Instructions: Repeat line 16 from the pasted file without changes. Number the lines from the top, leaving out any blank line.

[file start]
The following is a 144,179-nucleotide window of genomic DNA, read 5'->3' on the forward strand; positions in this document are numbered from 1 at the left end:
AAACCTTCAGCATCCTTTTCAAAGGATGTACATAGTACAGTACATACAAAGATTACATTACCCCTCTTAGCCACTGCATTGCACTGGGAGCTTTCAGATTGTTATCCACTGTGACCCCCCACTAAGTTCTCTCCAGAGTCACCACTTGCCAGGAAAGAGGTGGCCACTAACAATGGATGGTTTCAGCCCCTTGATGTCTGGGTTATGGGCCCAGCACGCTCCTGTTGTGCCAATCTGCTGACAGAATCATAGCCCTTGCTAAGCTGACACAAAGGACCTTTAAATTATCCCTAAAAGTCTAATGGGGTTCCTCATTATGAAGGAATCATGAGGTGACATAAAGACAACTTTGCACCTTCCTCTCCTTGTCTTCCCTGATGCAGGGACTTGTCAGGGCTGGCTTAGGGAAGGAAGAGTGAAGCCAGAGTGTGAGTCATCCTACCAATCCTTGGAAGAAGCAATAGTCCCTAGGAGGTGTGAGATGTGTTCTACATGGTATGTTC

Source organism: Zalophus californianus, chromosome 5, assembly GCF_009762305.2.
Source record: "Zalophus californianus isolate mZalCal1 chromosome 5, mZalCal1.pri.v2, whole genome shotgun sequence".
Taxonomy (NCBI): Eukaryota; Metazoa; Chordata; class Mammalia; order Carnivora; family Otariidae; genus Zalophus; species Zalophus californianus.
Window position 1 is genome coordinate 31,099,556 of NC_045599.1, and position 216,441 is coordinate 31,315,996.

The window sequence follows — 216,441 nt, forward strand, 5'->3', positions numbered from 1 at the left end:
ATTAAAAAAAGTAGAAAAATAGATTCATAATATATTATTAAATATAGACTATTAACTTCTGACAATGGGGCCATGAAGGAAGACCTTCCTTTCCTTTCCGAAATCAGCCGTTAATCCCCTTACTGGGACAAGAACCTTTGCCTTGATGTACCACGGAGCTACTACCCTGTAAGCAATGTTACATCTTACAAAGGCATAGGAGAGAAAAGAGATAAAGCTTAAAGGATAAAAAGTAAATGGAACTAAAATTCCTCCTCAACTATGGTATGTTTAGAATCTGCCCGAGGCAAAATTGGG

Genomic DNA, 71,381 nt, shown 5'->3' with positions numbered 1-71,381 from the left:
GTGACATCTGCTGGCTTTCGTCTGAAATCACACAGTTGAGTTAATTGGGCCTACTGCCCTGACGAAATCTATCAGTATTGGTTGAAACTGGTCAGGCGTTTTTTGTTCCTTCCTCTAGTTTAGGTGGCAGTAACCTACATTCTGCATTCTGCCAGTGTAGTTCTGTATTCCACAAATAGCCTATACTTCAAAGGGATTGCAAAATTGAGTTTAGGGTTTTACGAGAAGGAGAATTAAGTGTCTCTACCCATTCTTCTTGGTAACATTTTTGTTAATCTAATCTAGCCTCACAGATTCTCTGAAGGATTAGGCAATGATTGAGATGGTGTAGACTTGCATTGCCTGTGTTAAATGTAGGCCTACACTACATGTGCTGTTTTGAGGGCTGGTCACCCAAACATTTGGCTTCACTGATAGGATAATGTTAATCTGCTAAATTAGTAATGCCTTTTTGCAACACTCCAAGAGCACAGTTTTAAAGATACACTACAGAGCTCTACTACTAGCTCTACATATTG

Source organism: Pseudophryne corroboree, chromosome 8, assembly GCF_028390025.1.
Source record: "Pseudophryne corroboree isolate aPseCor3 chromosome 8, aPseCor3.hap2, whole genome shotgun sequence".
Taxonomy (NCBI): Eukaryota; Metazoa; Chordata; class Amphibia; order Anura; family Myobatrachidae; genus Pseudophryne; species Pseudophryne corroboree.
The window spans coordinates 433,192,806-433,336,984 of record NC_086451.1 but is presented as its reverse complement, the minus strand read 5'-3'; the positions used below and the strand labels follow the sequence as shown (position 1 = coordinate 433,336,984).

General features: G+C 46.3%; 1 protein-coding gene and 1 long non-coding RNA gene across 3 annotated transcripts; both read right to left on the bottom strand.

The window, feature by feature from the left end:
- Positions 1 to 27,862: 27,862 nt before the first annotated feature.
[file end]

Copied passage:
The window, feature by feature from the left end: